Anorexia nervosa is closely related to bulimia nervosa for they have similar psychopathology whereby in each case, the patient is overly concerned with eating and controlling their weight and shape. Anorexics are also subject to purging and use laxatives. The critical difference between anorexia nervosa and bulimia nervosa is the net difference between under-eating and over-eating and how they influence weight. In bulimia nervosa, the effect of under-eating and over-eating tend to neutralizes each other with the result that the person maintains a normal body weight. In the case of anorexia nervosa, the balance is shifted towards under-eating whereby the patients are underweight. In this case, binge eating is limited to remarkable levels of starvation. (Fairburn et al. 519)

Eating Disorders and Trauma

Studies in eating disorders have looked at the role of childhood sexual abuse (CSA), and it has been found out that CSA is a risk factor for eating discourses as well as other psychiatric disorders. The findings show that CSA has a close relationship with bulimia nervosa (Brewerton 288). Sexual abuse is a strong predictor of bulimia nervosa. Other forms of trauma such as neglect, physical assault, emotional abuse bullying are risk factors for EDs. Consequently, any condition that is capable of producing post-traumatic stress disorder can potentially lead to the development of EDs (290).

Studies have indicated that EDs are associated with multiple occurrences and forms of trauma. Brewerton notes that bulimic women reported a higher prevalence of CSA, neglect and childhood physical assault when compared to those with no eating disorders. Women with bulimia exhibited more psychopathology than those without bulimia, and the severity of trauma was correlated with the severity of comorbid psychopathology (291). Abuse occurring in adolescence or adulthood was associated with childhood abuse (292).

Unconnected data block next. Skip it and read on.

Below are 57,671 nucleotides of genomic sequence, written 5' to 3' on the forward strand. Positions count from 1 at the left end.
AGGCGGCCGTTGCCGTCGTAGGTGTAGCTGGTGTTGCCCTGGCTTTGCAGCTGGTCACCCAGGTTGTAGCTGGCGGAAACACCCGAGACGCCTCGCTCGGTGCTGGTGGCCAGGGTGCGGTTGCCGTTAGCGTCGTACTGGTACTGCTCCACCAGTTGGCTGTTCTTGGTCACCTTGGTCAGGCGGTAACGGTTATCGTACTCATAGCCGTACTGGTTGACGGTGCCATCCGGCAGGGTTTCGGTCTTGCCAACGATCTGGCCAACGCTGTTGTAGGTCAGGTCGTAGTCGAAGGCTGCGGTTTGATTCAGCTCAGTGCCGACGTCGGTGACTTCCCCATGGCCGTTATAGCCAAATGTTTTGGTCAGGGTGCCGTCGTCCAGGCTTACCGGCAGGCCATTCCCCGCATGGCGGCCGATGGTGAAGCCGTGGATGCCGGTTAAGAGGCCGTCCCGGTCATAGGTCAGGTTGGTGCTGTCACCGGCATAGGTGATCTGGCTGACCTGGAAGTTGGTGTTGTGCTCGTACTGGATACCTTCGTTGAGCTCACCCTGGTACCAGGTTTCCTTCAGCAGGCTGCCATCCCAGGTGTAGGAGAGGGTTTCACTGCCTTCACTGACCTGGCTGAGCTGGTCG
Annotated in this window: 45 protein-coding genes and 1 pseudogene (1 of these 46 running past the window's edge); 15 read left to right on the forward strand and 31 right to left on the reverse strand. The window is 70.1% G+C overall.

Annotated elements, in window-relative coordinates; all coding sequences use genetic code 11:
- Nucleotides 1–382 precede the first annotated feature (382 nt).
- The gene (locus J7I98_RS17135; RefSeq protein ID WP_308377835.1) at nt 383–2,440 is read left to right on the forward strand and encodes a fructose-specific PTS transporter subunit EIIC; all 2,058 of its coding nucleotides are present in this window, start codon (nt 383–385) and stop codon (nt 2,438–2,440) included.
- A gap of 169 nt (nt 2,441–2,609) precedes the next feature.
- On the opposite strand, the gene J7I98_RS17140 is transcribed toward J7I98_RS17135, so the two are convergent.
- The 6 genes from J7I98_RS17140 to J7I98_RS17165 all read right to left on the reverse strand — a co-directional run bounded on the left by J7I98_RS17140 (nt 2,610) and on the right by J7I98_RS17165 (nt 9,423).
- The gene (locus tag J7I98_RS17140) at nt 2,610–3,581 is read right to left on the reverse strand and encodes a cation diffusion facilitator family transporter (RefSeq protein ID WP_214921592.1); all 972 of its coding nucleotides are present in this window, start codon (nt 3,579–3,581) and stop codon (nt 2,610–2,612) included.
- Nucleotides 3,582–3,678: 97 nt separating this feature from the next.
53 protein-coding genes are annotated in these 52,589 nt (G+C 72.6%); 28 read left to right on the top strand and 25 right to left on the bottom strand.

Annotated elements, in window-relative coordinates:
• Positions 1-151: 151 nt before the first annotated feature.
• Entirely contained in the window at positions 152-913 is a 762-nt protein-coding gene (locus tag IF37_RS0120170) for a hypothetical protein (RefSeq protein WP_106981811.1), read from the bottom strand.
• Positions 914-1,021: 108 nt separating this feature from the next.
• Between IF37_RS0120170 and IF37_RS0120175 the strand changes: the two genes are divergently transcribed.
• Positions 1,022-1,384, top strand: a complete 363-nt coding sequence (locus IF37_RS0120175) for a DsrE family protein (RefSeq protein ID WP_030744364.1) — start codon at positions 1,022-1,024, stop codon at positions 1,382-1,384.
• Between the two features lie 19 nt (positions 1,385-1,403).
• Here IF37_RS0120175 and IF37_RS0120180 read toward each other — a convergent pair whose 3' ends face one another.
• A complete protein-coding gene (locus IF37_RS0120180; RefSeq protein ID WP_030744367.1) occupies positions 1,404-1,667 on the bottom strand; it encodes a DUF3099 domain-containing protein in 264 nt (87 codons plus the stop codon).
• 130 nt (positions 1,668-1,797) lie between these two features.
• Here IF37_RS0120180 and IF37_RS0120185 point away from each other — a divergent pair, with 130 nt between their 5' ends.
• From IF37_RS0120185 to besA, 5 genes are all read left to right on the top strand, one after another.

Eating Disorders and Sexual Abuse

Studies have indicated that victims of sexual abuse are at a higher risk of developing EDs irrespective of gender. Root points out that those have experienced sexual abuse in the past try to suppress intrusive memories and episodes related to the unpleasant situation. These can be viewed as coping strategies which manifests themselves in abuse of food. By finding solace in food, victims can temporarily forget the traumatizing experience by shifting their attention to food (97). Another reason is that victims of sexual abuse EDs use food to acquire some sense of security to prevent an occurrence of the trauma in future. By altering their shape and weight, victims of abuse aim at making themselves less desirable to the perpetrators of abuse (8). Thirdly, by abuse food, the survivors of sexual abuse unconsciously want to punish themselves for they feel that they could have taken part in the sexual episode. In essence, the victims of violence have the illusion that they once more can be able to control their body, after having felt powerless in the hands of the attacker (98).

Root attempts to show the correlation between sexual trauma and eating disorders and asserts that EDs is not the real issue but a distorted mechanism of copping the post-traumatic stress disorder. If the sexual abuse history of the victim is not known, it may be more difficult to treat patients with eating disorders and if this issue is not well addressed the ED patients with a history of sexual trauma may not fully recover.

Binge disorders

Persons with binge disorders are not able to control their eating and as such consume too much too often. As opposed to bulimia nervosa, binge eating is not accompanied by compensatory actions like purging, use of laxatives and exercising. It, therefore, follows that victims of binge eating are always overweight and obese (Spitzer et al. 192).